Renovating a Norman Jaffe Home

Since founding Mojo Stumer Associates nearly four decades ago, principals Thomas Mojo and Mark Stumer have developed an aesthetic of warm modernism, a theory subscribing to architecture’s core function as comfort and livability. Their signature style eschews the notion that modern design is inherently cold and clinical by softening hard edges through the use of texture, fabrics and curves. For the architectural innovators, it was thus the thrill of a lifetime to renovate the interiors of a Norman Jaffe home, even if that meant finding a balance between two contrasting aesthetics.

Jaffe’s iconic work was prominent during the 1970s, the early years of Long Island’s modern architecture. His original and specialized style resulted in some of the most well-recognized homes in the region and laid the groundwork for the modern movement prevalent in today’s residential housing.

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“It was challenging to maintain Jaffe’s overall aesthetic while still implementing our modern design philosophy,” Stumer explained. “Our team handled this renovation with sensitivity.” Preserving the original framework was essential. The design duo had to balance contemporary updates within the historic framework and strong architecture to uphold the residence’s integrity. Proud angles, hefty beams and a stone fireplace—all signatures of a Jaffe home—were kept in place and used as a jumping-off point.

The goals for this Laurel Hollow home were primarily functional: a larger kitchen, modern master bath, more functional staircase and an overall updated vernacular. “We kept most of the architecture of the interior shell intact and added a new aesthetic to selective spots with additional contrasting material,” Stumer said. “We basically did interiors, not architecture. The architecture was already in place and a work of art.”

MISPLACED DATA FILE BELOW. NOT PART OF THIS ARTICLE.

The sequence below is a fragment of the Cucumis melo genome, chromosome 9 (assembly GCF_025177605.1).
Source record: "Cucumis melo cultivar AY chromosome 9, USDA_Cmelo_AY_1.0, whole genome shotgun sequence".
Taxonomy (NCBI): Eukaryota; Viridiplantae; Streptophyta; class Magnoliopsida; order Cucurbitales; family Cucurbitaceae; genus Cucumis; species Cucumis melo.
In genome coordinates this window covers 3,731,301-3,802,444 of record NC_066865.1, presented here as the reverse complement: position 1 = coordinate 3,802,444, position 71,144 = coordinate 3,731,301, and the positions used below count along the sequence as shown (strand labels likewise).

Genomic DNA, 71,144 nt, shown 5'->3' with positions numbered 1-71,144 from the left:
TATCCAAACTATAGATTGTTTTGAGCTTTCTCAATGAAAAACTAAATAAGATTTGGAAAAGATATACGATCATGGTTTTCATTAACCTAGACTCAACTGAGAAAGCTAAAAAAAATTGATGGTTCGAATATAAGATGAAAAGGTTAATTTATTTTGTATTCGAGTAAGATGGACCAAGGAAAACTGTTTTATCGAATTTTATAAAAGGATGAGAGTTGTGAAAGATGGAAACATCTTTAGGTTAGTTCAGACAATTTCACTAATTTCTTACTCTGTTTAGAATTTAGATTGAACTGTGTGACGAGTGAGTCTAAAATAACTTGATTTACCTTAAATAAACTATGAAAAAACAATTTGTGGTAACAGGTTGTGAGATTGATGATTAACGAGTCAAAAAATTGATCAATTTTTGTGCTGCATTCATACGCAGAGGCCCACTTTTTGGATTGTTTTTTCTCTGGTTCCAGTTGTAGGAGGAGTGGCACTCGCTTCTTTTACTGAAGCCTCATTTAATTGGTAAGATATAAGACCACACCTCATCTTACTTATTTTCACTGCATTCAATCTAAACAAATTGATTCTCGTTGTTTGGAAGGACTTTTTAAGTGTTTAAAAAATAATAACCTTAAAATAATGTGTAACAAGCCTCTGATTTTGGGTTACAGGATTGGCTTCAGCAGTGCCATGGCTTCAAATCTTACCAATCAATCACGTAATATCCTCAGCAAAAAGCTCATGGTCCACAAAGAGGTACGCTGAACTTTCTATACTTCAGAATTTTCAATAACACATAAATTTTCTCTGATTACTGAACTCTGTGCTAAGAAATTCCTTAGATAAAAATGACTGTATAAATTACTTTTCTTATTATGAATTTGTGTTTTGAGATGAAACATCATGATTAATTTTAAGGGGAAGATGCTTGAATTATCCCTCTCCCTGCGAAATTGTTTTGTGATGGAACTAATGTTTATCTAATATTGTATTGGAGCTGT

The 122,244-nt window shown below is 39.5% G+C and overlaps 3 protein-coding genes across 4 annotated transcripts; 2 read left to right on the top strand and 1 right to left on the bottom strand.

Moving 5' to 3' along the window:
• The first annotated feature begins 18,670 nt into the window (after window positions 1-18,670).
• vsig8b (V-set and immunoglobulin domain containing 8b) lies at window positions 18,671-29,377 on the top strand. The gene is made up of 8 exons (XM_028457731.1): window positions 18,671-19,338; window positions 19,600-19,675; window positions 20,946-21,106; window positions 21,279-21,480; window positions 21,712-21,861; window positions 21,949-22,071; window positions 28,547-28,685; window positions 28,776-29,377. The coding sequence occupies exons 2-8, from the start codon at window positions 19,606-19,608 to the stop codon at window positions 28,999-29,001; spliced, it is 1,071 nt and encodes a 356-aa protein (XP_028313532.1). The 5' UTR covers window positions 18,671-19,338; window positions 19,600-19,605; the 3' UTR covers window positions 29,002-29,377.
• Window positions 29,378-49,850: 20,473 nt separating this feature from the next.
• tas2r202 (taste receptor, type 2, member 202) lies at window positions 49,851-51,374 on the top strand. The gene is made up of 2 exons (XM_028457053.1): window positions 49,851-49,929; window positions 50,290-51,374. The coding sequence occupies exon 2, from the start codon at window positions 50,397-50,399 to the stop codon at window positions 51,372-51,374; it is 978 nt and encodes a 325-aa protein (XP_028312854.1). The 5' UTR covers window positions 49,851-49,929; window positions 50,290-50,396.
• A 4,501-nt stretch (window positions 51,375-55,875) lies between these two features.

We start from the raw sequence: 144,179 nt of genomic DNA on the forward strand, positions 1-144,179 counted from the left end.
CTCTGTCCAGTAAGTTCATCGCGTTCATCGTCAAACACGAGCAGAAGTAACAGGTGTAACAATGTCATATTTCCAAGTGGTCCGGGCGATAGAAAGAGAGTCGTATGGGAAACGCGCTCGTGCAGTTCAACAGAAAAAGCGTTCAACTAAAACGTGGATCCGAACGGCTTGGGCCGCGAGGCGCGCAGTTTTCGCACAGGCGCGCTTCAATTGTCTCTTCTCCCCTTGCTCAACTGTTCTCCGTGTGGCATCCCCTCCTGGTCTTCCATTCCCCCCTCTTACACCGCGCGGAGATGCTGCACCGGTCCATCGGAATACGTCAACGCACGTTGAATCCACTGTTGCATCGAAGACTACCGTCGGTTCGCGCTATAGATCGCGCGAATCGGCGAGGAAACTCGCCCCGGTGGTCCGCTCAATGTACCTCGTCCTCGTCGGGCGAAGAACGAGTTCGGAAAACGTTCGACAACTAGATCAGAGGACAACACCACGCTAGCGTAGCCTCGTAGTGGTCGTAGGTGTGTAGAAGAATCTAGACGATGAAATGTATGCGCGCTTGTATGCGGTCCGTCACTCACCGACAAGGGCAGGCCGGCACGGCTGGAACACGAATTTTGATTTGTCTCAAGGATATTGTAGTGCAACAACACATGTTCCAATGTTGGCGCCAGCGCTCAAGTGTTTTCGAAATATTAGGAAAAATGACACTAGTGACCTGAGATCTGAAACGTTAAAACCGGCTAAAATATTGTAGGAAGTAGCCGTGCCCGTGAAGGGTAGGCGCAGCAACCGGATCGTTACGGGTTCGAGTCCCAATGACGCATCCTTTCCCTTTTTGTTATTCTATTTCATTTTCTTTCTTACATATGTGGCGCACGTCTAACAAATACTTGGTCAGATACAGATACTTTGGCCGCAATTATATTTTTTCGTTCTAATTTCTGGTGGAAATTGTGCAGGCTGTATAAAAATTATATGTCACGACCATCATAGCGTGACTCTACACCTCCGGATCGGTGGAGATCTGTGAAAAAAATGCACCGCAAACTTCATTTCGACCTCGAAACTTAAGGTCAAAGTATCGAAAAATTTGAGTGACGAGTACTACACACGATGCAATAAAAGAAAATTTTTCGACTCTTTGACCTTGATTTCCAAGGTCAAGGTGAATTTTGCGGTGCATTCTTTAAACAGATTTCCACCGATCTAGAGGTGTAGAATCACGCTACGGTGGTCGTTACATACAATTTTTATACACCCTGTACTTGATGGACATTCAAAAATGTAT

The renovation began by opening the interiors of the kitchen and modernizing it by adding sliding glass panels to separate it from the dining room. The space was refitted with a contemporary, light-lacquered wall that countered the darkness of the existing wood while adding diversity in texture. Stainless steel accents, which complemented the pre-existing natural wood and gray paneling, further served to bring the design into the 21st century. The lacquered and natural woods and stainless steel are motifs that carry throughout the home. The accents are rooted in a neutral color palette, the two dynamics blend rather than contrasting—much like the melding of the two design philosophies.

Norman Jaffe home

Sliding glass panels separate the kitchen from the dining room.

In the living room, light pours in through floor-to-ceiling windows, illuminating the strong lines in the dropped ceiling. Furniture was sympathetic to the design. Multiple seating areas were included in the glass-enclosed living space to accommodate both intimate conversations and large gatherings, while a handful of colorful statues and bespoke treasures added a subtle pop without being overpowering. The neutral-hued sofa and area rug softens Jaffe’s existing use of stone around the fireplace. Luxurious, touchable fabrics also serve that counterbalance and convey warmth. “We used light fabrics to pop off the dark wood—if it was all dark, it would have just been absorbed into the floor,” Stumer said. The natural-meets-neutral palette affirmed the design goal. “We maintained its character and design by respecting the general spaces and working within them.”

One departure was replacing the staircase in the living room. Jaffe’s initial design was too simple for the reimagined concept. The design team started from scratch—rebuilding an intricate staircase with mahogany detailing that stood out in an otherwise lost corner of the living area and helped soften the visualscape. “Some of the Jaffe aesthetics were very hard-edged. The stair has more detail to help it add to the aesthetic.”

Adding a state-of-the-art bathroom was a must-have for the homeowners. The trick was to do so without impeding Jaffe’s design. The solution: conceal it behind a large wooden door that blended in with the wall. “The bathroom is an environment unto itself where we could explore our aesthetic. We reconfigured that entire space…By utilizing fresh, clean lines we were able to maintain a modern style.” GLASSOS countertops, bright white Thassos marble flooring and mother of pearl accent tiles around the mirror and behind the tub polished the updated bath with Mojo Stumer’s personal modernist stamp.